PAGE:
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Oregon Corporation Service We’re Just Not Annoying®

How to Start a Corporation in Oregon

To start an Oregon corporation, you must file Articles of Incorporation with the Corporation Division and pay a $100 filing fee. While this filing creates your business, it’s really just the first step to launching your Oregon corporation. The complete steps to incorporating in Oregon are as follows:

  1. File Oregon Articles of Incorporation
  2. Pay Oregon’s Corporation Division $100
  3. Wait to receive your approved Articles
  4. Get a federal tax ID (EIN) for the corporation
  5. Create Oregon corporate bylaws
  6. Take these documents to the bank and get an Oregon corporate bank account
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Oregon Articles of Incorporation free download. When you're done filling out the form, submit it to your state.

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How to File Oregon Articles of Incorporation

To form an Oregon corporation, you file the Articles of Incorporation in the following steps:
Step 1 Choose a name for your new corporation
Step 2 Decide what address you’d like to list publicly
Step 3 Decide if you want to hire a registered agent service to minimize public disclosures
Step 4 Decide how many shares to authorize
Step 5 Choose an incorporator to sign and submit your Articles
Step 6 List the name and address of an individual with direct knowledge of your corporation
Step 7 File online and pay $100 with a credit card (fastest) or mail to the Corporation Division at 255 Capitol St NE STE 151 Salem OR 97310-1327 with a check for $100

How Long Does it Take to Start an Oregon Corporation?

1-2

Fastest: 1-2 Days

File yourself online and you’ll typically get an email notification of your approval within a day. Or, if you’re in downtown Salem and don’t mind hunting for parking and navigating a government building, you can drop off your filing at the Corporation Division in person and get your approval either that day or the next.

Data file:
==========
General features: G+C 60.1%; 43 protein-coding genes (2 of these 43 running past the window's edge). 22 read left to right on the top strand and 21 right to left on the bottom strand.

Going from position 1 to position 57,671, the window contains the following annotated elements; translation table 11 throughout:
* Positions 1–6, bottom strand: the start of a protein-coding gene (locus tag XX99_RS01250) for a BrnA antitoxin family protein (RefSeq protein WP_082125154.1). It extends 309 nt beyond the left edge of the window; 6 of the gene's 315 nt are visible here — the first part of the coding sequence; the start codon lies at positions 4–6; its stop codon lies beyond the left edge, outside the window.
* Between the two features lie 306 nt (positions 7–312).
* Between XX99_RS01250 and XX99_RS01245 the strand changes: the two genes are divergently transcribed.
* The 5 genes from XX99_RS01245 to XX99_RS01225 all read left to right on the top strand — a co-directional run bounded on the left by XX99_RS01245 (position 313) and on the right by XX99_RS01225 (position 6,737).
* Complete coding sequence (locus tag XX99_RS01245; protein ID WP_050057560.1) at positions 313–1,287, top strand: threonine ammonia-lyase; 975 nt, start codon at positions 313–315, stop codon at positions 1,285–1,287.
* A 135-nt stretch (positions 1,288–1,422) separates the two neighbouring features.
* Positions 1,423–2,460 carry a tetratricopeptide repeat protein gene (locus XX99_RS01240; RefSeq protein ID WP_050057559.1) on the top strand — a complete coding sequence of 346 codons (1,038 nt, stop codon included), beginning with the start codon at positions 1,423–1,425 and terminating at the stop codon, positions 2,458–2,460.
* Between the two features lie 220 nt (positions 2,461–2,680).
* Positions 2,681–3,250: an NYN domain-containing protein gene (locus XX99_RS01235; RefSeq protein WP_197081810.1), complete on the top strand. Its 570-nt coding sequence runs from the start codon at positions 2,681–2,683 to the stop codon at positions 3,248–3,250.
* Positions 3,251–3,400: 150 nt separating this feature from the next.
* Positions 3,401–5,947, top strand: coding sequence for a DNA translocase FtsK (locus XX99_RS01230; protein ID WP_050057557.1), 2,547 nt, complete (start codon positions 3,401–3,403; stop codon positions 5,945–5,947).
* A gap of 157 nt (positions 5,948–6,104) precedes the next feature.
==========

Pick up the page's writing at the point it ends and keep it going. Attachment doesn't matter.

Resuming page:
1-2

Almost Fastest (and some might say better): 1-2 Days

Avoid all the hassle of preparing and filing your own Articles and hire Northwest. Just answer a few easy questions about your business, sit back, and let our Corporate Guides do the rest.

2-5

Not Too Shabby: 2-5 Days

Mail your Articles of Incorporation, and you’ll have to wait for the mail, the Corporation Division’s mail sorting, and a filer to process your submission by hand. You’ll get your approval in a few days (occasionally up to a week).

What is the Cost of an Oregon Corporation?

The Corporation Division charges a $100 fee to file Articles of Incorporation.

Hire Northwest to form your Oregon corporation and your total, out-the-door cost is $325. This includes state filing fees, a year of registered agent service, and loads of tools and forms to help get your business up and running.

How Much Does a Corporation in Oregon Cost Each Year?

$100. This is the state fee to submit your mandatory Oregon Business Renewal each year.

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What is an Oregon Business Renewal?

To maintain your corporation in Oregon, you’re required to submit an annual Business Renewal. This filing confirms or updates your contact and ownership information. Most of the required information is what you already submitted in your Articles of Incorporation. One additional requirement, however, is to list the names and mailing addresses of your corporation’s president and secretary.

Your renewal and $100 fee are due on the anniversary of when you first registered your business. What happens if you don’t file? After 45 days, the state will dissolve your corporation.

No worries though—Northwest can help make sure you don’t miss a filing. As your registered agent, we’ll send you report reminders. Or, save yourself some hassle and let us file for you. For $100 plus state fees, you can hire us to submit your Oregon Business Renewal.

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What are the Taxes for an Oregon Corporation?

Corporations that do business in Oregon are required to file the state’s Corporation Excise Tax. The tax base is typically income (like a traditional income tax) and has the following rates:

6.6%: $0 to $1 million
7.6%: over $1 million